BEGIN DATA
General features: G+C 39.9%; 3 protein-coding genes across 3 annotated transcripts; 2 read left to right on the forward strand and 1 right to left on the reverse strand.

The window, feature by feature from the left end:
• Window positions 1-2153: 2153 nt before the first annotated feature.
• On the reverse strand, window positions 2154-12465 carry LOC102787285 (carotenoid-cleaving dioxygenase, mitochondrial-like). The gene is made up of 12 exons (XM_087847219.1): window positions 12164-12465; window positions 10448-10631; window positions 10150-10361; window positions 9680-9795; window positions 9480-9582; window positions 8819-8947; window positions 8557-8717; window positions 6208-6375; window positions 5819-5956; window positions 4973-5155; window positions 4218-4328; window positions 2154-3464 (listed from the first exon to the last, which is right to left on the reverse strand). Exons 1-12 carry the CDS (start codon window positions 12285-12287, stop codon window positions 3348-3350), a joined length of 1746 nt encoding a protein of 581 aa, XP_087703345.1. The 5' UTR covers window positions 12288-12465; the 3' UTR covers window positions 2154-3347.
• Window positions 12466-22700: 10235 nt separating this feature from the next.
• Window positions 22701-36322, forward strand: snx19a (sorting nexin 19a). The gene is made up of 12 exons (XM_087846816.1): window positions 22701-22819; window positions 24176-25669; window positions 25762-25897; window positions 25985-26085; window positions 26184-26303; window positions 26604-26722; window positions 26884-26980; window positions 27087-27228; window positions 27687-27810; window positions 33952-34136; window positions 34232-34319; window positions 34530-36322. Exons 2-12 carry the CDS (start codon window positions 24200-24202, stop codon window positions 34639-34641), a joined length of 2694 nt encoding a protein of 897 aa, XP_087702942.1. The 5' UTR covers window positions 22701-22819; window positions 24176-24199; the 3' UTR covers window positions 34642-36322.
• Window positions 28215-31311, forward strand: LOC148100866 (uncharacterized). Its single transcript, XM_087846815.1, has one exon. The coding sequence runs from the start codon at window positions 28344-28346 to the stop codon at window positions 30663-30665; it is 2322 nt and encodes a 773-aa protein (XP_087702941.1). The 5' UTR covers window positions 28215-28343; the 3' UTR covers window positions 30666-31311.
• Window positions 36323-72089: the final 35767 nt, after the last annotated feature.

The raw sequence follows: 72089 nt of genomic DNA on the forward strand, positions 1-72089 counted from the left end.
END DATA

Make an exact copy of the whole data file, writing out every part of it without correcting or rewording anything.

General features: G+C 39.9%; 3 protein-coding genes across 3 annotated transcripts; 2 read left to right on the forward strand and 1 right to left on the reverse strand.

The window, feature by feature from the left end:
• Window positions 1-2153: 2153 nt before the first annotated feature.
• On the reverse strand, window positions 2154-12465 carry LOC102787285 (carotenoid-cleaving dioxygenase, mitochondrial-like). The gene is made up of 12 exons (XM_087847219.1): window positions 12164-12465; window positions 10448-10631; window positions 10150-10361; window positions 9680-9795; window positions 9480-9582; window positions 8819-8947; window positions 8557-8717; window positions 6208-6375; window positions 5819-5956; window positions 4973-5155; window positions 4218-4328; window positions 2154-3464 (listed from the first exon to the last, which is right to left on the reverse strand). Exons 1-12 carry the CDS (start codon window positions 12285-12287, stop codon window positions 3348-3350), a joined length of 1746 nt encoding a protein of 581 aa, XP_087703345.1. The 5' UTR covers window positions 12288-12465; the 3' UTR covers window positions 2154-3347.
• Window positions 12466-22700: 10235 nt separating this feature from the next.
• Window positions 22701-36322, forward strand: snx19a (sorting nexin 19a). The gene is made up of 12 exons (XM_087846816.1): window positions 22701-22819; window positions 24176-25669; window positions 25762-25897; window positions 25985-26085; window positions 26184-26303; window positions 26604-26722; window positions 26884-26980; window positions 27087-27228; window positions 27687-27810; window positions 33952-34136; window positions 34232-34319; window positions 34530-36322. Exons 2-12 carry the CDS (start codon window positions 24200-24202, stop codon window positions 34639-34641), a joined length of 2694 nt encoding a protein of 897 aa, XP_087702942.1. The 5' UTR covers window positions 22701-22819; window positions 24176-24199; the 3' UTR covers window positions 34642-36322.
• Window positions 28215-31311, forward strand: LOC148100866 (uncharacterized). Its single transcript, XM_087846815.1, has one exon. The coding sequence runs from the start codon at window positions 28344-28346 to the stop codon at window positions 30663-30665; it is 2322 nt and encodes a 773-aa protein (XP_087702941.1). The 5' UTR covers window positions 28215-28343; the 3' UTR covers window positions 30666-31311.
• Window positions 36323-72089: the final 35767 nt, after the last annotated feature.

The raw sequence follows: 72089 nt of genomic DNA on the forward strand, positions 1-72089 counted from the left end.